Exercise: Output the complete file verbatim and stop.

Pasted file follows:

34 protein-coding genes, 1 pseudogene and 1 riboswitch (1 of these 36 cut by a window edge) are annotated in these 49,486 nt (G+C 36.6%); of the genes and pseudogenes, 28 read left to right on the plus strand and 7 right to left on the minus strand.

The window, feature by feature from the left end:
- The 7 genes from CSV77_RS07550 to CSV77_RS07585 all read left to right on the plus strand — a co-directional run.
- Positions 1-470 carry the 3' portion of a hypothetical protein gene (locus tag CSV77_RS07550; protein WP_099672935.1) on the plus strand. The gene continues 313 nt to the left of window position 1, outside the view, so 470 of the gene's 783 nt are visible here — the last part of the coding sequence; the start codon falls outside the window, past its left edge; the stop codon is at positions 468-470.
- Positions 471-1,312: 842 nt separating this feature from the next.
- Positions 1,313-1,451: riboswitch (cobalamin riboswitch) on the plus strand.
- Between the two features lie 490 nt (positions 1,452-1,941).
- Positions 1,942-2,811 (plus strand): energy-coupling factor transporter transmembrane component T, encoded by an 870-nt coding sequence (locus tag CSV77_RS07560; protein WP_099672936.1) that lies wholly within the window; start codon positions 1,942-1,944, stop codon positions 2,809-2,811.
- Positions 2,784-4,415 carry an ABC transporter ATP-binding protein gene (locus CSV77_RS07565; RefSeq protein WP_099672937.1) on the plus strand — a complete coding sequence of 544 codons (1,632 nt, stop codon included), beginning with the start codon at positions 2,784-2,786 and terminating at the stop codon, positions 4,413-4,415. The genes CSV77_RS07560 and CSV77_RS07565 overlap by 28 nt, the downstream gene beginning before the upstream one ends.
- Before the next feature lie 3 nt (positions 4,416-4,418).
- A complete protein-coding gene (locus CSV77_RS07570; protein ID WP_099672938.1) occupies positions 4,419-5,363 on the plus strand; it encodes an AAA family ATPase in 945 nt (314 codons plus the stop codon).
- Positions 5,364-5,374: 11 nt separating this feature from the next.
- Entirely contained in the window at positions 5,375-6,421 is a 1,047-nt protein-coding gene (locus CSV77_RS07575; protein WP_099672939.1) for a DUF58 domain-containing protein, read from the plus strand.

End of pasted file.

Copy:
34 protein-coding genes, 1 pseudogene and 1 riboswitch (1 of these 36 cut by a window edge) are annotated in these 49,486 nt (G+C 36.6%); of the genes and pseudogenes, 28 read left to right on the plus strand and 7 right to left on the minus strand.

The window, feature by feature from the left end:
- The 7 genes from CSV77_RS07550 to CSV77_RS07585 all read left to right on the plus strand — a co-directional run.
- Positions 1-470 carry the 3' portion of a hypothetical protein gene (locus tag CSV77_RS07550; protein WP_099672935.1) on the plus strand. The gene continues 313 nt to the left of window position 1, outside the view, so 470 of the gene's 783 nt are visible here — the last part of the coding sequence; the start codon falls outside the window, past its left edge; the stop codon is at positions 468-470.
- Positions 471-1,312: 842 nt separating this feature from the next.
- Positions 1,313-1,451: riboswitch (cobalamin riboswitch) on the plus strand.
- Between the two features lie 490 nt (positions 1,452-1,941).
- Positions 1,942-2,811 (plus strand): energy-coupling factor transporter transmembrane component T, encoded by an 870-nt coding sequence (locus tag CSV77_RS07560; protein WP_099672936.1) that lies wholly within the window; start codon positions 1,942-1,944, stop codon positions 2,809-2,811.
- Positions 2,784-4,415 carry an ABC transporter ATP-binding protein gene (locus CSV77_RS07565; RefSeq protein WP_099672937.1) on the plus strand — a complete coding sequence of 544 codons (1,632 nt, stop codon included), beginning with the start codon at positions 2,784-2,786 and terminating at the stop codon, positions 4,413-4,415. The genes CSV77_RS07560 and CSV77_RS07565 overlap by 28 nt, the downstream gene beginning before the upstream one ends.
- Before the next feature lie 3 nt (positions 4,416-4,418).
- A complete protein-coding gene (locus CSV77_RS07570; protein ID WP_099672938.1) occupies positions 4,419-5,363 on the plus strand; it encodes an AAA family ATPase in 945 nt (314 codons plus the stop codon).
- Positions 5,364-5,374: 11 nt separating this feature from the next.
- Entirely contained in the window at positions 5,375-6,421 is a 1,047-nt protein-coding gene (locus CSV77_RS07575; protein WP_099672939.1) for a DUF58 domain-containing protein, read from the plus strand.